A modelling study of the response of Hatherton Glacier to Ross Ice Sheet grounding line retreat

The late Holocene retreat of the West Antarctic ice sheet is crucial information for assessing its current dynamics. However, data from this period for parts of the ice sheet where significant change has taken place, mainly the Ross Sea, are very sparse. Some significant dated deposits are from lakes dammed by valley glaciers, themselves dammed by the Ross Ice Sheet. The least age of these deposits is somewhat later than the retreat of the Ross Ice Sheet from the locality on account of the lagged response of the glacier. We present a model of the Hatherton Glacier, which examines its relationship to the Ross ice sheet, using dated margin data from ice-dammed lakes. Problems in modelling are the coupling with the Darwin Glacier, the unknown bed topography and the poorly known surface mass balance, which include blue ice areas. We infer the bed topography by tuning a valley glacier model, and use this model to (i) estimate the thickness of the Last Glacial Maximum (LGM) Ross Ice Sheet; and (ii) estimate the response time of the Hatherton Glacier to changes in the Ross Sea ice sheet. The best fit of the glacier surface profile to the geological data occur if the LGM Ross Ice Sheet elevation is assumed to be 800 m higher than the present-day ice shelf surface. If the decay of the Ross Ice sheet is linear with time, the response time is of the order of several centuries. Step changes in the elevation of the Ross Ice Sheet lead to a response time around one thousand years. The dated deposits in the Hatherton Valley cannot be used directly as dates of Ross Ice Sheet grounding line retreat.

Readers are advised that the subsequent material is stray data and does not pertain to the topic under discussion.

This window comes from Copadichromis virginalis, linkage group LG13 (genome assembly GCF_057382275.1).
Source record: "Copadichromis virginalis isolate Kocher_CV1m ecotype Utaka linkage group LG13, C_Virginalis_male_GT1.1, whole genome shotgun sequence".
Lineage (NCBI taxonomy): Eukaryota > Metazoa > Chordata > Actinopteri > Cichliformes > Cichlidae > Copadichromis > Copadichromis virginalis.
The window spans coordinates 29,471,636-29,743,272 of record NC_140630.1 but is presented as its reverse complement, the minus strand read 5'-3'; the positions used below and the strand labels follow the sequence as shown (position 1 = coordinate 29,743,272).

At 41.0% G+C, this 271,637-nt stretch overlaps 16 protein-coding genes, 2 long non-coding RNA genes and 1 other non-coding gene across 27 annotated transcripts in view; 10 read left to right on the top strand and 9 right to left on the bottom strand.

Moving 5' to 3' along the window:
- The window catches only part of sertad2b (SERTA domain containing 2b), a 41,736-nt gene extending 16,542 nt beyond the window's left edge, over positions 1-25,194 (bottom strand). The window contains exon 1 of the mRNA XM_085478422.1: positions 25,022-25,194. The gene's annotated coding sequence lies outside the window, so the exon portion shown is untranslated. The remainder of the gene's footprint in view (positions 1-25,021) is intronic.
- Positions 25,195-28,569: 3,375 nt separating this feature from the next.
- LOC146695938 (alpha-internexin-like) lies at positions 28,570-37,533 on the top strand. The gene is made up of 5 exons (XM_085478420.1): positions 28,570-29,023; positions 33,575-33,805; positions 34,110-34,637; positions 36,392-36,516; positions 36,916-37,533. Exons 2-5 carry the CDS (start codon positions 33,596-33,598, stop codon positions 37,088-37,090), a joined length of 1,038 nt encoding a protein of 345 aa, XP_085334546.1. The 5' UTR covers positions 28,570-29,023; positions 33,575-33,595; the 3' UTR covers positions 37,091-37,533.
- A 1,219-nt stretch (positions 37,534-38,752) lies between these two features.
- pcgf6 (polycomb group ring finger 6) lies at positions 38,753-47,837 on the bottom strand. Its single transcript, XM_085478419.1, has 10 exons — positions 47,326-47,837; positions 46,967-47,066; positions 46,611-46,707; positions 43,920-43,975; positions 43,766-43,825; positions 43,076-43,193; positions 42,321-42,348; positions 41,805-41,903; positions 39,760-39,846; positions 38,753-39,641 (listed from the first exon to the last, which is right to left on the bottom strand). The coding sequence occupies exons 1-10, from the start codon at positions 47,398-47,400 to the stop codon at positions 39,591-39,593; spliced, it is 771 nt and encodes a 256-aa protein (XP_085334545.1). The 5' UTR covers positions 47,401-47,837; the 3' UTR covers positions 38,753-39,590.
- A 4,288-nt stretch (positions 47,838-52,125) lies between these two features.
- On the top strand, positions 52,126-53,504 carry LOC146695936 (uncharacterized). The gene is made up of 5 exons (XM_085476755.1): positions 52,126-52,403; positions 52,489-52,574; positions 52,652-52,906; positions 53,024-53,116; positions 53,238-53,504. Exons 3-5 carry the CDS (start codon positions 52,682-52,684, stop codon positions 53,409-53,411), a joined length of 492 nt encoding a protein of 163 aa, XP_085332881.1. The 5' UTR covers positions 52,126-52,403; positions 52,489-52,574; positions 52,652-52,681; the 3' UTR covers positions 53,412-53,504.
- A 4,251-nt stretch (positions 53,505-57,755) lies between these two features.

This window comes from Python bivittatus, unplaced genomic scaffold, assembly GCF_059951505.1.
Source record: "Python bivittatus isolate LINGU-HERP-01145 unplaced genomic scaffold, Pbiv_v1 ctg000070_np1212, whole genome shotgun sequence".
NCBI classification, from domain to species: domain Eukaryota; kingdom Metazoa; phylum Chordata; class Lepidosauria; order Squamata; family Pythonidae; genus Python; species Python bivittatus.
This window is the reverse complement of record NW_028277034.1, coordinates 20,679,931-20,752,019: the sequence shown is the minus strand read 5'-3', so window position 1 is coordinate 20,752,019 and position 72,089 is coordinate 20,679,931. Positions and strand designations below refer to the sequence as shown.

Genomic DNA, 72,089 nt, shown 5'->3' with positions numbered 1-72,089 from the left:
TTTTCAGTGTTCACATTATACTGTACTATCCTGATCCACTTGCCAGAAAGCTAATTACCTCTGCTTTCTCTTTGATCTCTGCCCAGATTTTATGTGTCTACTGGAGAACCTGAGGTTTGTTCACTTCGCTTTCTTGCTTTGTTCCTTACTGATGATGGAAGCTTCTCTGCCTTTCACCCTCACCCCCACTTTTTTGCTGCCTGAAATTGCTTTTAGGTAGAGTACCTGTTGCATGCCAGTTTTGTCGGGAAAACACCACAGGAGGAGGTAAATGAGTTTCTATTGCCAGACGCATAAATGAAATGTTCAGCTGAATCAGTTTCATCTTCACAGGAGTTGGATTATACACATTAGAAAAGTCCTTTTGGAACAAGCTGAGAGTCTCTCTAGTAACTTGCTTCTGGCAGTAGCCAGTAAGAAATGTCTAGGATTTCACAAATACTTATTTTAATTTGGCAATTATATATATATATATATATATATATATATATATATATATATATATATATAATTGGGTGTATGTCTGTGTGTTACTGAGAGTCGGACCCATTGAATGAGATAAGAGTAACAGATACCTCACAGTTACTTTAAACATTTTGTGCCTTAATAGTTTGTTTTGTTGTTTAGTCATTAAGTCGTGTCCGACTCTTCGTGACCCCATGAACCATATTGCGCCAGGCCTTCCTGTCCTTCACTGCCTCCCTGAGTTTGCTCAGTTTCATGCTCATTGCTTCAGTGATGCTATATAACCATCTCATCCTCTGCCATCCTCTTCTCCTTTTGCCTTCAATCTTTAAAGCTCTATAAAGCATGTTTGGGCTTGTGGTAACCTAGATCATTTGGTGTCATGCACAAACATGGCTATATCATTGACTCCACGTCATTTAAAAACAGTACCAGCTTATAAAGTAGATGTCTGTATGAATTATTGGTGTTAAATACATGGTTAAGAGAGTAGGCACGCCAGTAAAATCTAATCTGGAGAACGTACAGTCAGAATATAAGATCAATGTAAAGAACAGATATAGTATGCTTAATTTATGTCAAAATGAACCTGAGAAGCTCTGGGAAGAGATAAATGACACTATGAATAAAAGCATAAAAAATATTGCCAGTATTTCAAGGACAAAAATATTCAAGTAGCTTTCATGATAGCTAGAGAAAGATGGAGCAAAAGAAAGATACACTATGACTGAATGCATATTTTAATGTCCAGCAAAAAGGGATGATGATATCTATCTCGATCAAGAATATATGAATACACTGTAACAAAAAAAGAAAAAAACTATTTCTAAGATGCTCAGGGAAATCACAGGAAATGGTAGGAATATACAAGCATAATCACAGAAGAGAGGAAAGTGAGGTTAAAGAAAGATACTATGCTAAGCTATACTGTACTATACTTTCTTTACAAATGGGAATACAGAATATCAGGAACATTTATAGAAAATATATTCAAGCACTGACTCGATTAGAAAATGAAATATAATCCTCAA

Details

Publication status:
Published
Author(s):
Authors: Anderson, Brian M., Hindmarsh, Richard C.A., Lawson, Wendy J.

On this site: Richard Hindmarsh, Richard Hindmarsh
Date:
1 January, 2004
Journal/Source:
Global and Planetary Change / 42
Page(s):
143-153
Digital Object Identifier (DOI):
https://doi.org/10.1016/j.gloplacha.2003.11.006